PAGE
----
I enjoy reading science stories about music, but I sometimes wish they’d pay more attention to music history. Last summer, researchers at Duke announced they had discovered inter- relationships between the pitches of human speech and the pitches of musical scales. The coverage generally overlooked the fact that Leoš Janáček, composer of several of the greatest operas of the twentieth century, based his mature musical style on a painstaking study of this same relationship. Wagner, before him, made the speech-ness of music a cornerstone of his theory of opera. Since the mid-nineteen sixties, Steve Reich has been writing a series of works in which the musical material is derived note for note from speech samples. No doubt the Duke team have added new insights in their research, but "discovery" isn't the word.
Likewise, Nature recently reported on studies comparing the structure of tonal music with the structure of language (link via Arts & Letters Daily). An Argentinian physicist has found that Schoenberg’s atonal works do not repeat “key words” the way tonal works do. This, in fact, was the composer’s well-advertised intention. Writing on Mozart and Beethoven, he bemoaned the fact that those composers felt obliged to recycle their material for the benefit of the inattentive listener. The twelve-tone method of composition is designed to keep tones in rapid circulation and to prevent any one tone or set of tones from achieving primacy. (And yet, twelve-tone composers, starting with Schoenberg himself, have subverted the rules.) Schoenberg wanted his music to be more difficult than tonal music. He refused to provide familiar landmarks for the listener. It’s not as if he didn’t know what he was doing.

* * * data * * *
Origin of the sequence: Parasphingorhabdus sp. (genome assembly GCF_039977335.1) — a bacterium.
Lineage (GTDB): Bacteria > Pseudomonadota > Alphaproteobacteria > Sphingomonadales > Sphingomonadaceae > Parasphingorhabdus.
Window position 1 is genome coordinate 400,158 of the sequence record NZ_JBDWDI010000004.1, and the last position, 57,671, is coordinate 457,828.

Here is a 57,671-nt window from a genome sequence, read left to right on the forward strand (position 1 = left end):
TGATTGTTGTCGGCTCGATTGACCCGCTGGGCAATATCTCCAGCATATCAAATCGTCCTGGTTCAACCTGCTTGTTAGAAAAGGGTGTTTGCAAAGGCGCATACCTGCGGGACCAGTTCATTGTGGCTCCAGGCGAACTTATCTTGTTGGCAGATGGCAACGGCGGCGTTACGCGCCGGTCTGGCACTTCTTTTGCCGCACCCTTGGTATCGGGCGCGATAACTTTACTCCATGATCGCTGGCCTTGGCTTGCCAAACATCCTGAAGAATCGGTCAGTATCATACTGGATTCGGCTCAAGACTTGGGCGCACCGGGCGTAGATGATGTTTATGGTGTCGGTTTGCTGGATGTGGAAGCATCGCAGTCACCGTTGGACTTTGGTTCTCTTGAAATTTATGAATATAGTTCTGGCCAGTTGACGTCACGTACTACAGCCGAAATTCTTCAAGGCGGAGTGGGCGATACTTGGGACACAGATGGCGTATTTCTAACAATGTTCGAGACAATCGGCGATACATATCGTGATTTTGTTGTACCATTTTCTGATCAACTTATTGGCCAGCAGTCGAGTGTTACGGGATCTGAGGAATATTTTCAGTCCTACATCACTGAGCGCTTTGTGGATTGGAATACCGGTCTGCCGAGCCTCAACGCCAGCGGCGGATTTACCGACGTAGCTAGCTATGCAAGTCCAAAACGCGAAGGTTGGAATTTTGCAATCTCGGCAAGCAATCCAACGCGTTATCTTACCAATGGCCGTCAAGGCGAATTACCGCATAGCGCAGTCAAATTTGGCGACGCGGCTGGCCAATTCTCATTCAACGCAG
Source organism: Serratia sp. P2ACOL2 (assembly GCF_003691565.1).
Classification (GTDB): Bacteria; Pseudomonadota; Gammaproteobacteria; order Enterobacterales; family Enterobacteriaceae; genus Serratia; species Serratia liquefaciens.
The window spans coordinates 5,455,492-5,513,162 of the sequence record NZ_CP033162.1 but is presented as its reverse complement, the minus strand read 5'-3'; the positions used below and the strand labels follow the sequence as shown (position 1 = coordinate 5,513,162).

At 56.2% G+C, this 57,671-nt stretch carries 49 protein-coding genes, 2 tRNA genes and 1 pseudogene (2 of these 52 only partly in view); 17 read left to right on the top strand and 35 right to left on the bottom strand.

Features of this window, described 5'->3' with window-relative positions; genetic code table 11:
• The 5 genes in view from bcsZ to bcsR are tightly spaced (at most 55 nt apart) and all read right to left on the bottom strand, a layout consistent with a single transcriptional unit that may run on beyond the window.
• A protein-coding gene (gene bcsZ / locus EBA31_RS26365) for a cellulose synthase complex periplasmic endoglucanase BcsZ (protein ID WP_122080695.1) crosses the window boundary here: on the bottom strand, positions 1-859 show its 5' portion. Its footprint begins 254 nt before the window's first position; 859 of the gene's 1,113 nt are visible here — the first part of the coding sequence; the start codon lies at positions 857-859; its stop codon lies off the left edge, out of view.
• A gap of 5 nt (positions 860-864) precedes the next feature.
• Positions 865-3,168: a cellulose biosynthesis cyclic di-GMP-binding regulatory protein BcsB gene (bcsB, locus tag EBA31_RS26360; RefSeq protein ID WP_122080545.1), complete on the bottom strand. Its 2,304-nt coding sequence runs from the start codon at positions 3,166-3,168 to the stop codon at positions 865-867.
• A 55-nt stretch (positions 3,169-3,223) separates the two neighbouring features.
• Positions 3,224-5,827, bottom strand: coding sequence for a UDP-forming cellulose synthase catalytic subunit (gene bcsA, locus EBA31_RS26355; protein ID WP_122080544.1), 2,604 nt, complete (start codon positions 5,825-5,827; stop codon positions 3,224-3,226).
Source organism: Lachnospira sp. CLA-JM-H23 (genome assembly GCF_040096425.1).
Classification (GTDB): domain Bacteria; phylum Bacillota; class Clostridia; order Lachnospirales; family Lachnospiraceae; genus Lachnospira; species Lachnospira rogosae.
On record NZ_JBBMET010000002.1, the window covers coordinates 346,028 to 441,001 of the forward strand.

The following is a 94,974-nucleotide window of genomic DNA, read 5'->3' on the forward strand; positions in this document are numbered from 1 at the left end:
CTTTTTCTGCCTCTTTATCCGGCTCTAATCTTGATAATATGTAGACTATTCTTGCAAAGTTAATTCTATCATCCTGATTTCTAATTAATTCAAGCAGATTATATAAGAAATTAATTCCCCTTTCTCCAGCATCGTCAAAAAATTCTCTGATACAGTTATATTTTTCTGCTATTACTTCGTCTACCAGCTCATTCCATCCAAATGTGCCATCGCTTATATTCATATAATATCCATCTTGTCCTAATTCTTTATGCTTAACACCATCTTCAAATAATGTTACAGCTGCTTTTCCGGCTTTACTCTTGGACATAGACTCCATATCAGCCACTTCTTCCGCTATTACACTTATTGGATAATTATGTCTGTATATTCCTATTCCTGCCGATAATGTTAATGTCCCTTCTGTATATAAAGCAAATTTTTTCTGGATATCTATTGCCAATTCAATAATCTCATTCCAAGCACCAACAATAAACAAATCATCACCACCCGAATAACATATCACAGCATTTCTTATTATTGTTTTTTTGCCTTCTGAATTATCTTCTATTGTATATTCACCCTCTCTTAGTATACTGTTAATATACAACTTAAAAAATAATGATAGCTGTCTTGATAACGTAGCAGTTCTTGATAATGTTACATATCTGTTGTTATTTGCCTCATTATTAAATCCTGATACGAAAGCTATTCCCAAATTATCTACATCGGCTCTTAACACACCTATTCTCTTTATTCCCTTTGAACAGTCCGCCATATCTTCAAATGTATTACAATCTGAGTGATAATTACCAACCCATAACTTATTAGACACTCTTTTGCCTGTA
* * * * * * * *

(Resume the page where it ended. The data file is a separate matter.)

What’s really novel in the science/music field are researches into psychoacoustics — how the brain processes music, sound, and noise. Steven Johnson mentions some of these studies in his new book Mind Wide Open, a riveting survey of modern neuroscience that has the eerie effect of seeming to be reading you. His notes led me to an article by Jaak Panskepp, who has investigated the phenomenon of the “musical chill,” in which listeners are suddenly overcome by a physical tremor that runs down the body and raises the hairs on the skin. Panskepp says that music in which a solo instrument steps in front of a softer background is especially prone to cause this effect. He compares such moments to “the separation call of young animals, the primal cry of despair to signal caretakers to exhibit social care and attention.” I immediately thought of the Largo of Shostakovich’s Fifth Symphony, in which solo winds sing out plaintive motifs over a backdrop of tremolando strings. An entire nation is crying for its mother in the night.